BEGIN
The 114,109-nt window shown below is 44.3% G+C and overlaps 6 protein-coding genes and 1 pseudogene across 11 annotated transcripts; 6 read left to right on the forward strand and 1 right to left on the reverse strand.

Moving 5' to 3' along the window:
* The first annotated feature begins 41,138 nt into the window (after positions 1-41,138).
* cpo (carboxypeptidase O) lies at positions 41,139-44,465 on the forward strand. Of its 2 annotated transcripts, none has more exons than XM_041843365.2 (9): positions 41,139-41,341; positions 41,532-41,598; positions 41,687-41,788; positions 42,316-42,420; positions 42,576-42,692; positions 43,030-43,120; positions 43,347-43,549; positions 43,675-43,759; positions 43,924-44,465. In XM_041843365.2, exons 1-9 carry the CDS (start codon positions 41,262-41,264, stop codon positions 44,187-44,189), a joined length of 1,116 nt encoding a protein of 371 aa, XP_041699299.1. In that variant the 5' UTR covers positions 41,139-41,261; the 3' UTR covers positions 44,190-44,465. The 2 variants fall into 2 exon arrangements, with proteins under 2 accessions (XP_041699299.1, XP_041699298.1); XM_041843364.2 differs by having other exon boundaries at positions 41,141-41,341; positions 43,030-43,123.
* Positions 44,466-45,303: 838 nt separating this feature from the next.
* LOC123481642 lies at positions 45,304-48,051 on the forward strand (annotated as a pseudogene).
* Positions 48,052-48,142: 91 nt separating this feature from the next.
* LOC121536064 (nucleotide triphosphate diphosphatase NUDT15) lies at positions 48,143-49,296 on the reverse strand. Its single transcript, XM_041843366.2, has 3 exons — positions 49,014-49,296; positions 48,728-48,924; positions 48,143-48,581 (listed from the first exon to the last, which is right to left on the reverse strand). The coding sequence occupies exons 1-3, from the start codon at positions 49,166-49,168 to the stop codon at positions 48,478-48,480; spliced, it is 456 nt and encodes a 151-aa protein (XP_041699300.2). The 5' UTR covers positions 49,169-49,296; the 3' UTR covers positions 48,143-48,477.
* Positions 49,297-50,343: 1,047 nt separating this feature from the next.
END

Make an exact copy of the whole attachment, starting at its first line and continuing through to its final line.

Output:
The 114,109-nt window shown below is 44.3% G+C and overlaps 6 protein-coding genes and 1 pseudogene across 11 annotated transcripts; 6 read left to right on the forward strand and 1 right to left on the reverse strand.

Moving 5' to 3' along the window:
* The first annotated feature begins 41,138 nt into the window (after positions 1-41,138).
* cpo (carboxypeptidase O) lies at positions 41,139-44,465 on the forward strand. Of its 2 annotated transcripts, none has more exons than XM_041843365.2 (9): positions 41,139-41,341; positions 41,532-41,598; positions 41,687-41,788; positions 42,316-42,420; positions 42,576-42,692; positions 43,030-43,120; positions 43,347-43,549; positions 43,675-43,759; positions 43,924-44,465. In XM_041843365.2, exons 1-9 carry the CDS (start codon positions 41,262-41,264, stop codon positions 44,187-44,189), a joined length of 1,116 nt encoding a protein of 371 aa, XP_041699299.1. In that variant the 5' UTR covers positions 41,139-41,261; the 3' UTR covers positions 44,190-44,465. The 2 variants fall into 2 exon arrangements, with proteins under 2 accessions (XP_041699299.1, XP_041699298.1); XM_041843364.2 differs by having other exon boundaries at positions 41,141-41,341; positions 43,030-43,123.
* Positions 44,466-45,303: 838 nt separating this feature from the next.
* LOC123481642 lies at positions 45,304-48,051 on the forward strand (annotated as a pseudogene).
* Positions 48,052-48,142: 91 nt separating this feature from the next.
* LOC121536064 (nucleotide triphosphate diphosphatase NUDT15) lies at positions 48,143-49,296 on the reverse strand. Its single transcript, XM_041843366.2, has 3 exons — positions 49,014-49,296; positions 48,728-48,924; positions 48,143-48,581 (listed from the first exon to the last, which is right to left on the reverse strand). The coding sequence occupies exons 1-3, from the start codon at positions 49,166-49,168 to the stop codon at positions 48,478-48,480; spliced, it is 456 nt and encodes a 151-aa protein (XP_041699300.2). The 5' UTR covers positions 49,169-49,296; the 3' UTR covers positions 48,143-48,477.
* Positions 49,297-50,343: 1,047 nt separating this feature from the next.